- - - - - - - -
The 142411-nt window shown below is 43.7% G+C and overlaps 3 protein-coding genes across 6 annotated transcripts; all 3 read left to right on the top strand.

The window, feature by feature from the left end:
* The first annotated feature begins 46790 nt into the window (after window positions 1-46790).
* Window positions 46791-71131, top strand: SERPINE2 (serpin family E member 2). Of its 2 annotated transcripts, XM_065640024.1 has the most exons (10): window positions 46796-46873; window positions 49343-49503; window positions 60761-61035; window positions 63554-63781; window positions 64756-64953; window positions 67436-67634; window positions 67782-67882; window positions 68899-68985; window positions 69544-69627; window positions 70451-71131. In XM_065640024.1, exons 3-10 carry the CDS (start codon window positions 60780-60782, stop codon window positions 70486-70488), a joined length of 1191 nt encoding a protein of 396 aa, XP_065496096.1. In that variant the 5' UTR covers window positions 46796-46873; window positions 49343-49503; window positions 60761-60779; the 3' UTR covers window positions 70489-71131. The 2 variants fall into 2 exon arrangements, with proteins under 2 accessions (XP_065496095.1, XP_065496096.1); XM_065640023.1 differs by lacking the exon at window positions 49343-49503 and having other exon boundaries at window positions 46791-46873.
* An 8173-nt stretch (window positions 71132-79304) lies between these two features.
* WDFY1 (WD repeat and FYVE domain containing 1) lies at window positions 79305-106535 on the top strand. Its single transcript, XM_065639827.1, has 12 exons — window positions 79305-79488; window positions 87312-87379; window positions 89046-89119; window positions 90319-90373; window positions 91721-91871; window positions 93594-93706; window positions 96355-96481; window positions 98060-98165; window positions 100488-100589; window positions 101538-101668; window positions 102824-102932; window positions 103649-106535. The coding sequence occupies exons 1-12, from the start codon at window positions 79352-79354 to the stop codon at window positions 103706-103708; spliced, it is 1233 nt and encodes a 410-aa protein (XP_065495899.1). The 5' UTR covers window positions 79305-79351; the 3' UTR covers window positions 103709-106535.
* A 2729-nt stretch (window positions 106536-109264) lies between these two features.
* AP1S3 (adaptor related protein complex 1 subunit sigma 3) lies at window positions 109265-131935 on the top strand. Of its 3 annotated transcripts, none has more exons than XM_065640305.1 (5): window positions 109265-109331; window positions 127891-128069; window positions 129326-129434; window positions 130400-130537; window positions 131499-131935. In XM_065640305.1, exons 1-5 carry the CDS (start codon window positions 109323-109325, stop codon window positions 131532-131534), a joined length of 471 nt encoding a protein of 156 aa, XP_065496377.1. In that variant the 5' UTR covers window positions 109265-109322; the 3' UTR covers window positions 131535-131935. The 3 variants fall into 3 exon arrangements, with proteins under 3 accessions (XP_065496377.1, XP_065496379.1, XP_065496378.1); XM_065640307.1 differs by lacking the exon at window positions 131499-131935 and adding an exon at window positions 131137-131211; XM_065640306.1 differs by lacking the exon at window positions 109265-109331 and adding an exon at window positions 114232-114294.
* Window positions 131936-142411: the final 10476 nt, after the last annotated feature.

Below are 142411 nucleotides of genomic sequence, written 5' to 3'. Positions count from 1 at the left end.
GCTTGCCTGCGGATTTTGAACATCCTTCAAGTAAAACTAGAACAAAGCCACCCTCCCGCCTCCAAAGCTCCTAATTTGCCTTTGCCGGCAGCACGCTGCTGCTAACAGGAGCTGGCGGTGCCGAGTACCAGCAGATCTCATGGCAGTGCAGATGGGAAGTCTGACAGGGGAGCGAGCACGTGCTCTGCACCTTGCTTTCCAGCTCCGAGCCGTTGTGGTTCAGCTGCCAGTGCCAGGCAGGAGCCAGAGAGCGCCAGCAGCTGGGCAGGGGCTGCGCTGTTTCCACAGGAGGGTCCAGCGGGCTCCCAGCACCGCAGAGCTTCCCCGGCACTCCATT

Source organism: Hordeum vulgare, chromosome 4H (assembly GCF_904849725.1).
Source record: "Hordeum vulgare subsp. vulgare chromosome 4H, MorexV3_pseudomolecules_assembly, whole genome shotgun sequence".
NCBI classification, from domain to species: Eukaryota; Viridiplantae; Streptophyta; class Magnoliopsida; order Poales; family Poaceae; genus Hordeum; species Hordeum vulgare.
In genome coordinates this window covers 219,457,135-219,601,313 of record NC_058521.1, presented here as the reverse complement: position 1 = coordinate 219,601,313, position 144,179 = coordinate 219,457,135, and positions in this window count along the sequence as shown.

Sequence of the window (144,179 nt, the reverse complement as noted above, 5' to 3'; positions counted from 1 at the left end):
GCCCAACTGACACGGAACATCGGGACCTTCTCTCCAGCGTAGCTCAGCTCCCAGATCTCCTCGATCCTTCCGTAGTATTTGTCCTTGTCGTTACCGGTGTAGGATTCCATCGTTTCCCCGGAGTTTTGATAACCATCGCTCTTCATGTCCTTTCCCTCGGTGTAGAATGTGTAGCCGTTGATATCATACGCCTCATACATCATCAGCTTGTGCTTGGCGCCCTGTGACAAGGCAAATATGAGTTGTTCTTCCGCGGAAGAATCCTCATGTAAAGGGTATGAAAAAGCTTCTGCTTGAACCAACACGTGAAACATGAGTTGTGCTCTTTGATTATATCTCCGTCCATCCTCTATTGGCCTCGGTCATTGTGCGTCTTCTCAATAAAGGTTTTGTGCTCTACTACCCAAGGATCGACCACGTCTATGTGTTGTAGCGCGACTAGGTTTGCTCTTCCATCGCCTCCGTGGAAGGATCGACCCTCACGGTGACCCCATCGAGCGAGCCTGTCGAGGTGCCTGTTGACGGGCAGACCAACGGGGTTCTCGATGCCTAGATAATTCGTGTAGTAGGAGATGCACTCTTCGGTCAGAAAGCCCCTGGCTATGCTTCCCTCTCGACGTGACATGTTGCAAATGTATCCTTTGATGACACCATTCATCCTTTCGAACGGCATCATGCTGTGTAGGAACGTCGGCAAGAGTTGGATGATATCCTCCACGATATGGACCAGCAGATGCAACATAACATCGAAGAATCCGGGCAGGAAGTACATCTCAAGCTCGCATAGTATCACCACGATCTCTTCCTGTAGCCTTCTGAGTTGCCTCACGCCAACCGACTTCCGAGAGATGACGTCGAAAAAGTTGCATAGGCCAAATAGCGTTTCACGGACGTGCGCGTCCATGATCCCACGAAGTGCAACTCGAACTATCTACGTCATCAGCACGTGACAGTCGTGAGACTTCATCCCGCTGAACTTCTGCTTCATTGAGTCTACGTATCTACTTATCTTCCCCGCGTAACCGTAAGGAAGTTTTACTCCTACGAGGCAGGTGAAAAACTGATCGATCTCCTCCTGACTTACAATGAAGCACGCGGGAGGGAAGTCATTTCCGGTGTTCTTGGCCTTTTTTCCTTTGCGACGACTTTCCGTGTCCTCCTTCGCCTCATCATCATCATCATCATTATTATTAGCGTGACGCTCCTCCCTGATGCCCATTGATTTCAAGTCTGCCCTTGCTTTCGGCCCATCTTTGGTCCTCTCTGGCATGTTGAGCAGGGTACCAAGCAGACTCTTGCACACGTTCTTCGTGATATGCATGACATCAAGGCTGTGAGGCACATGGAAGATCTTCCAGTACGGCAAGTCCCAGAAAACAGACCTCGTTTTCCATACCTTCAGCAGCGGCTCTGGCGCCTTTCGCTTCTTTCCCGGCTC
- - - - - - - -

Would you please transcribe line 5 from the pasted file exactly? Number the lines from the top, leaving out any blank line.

* An 8173-nt stretch (window positions 71132-79304) lies between these two features.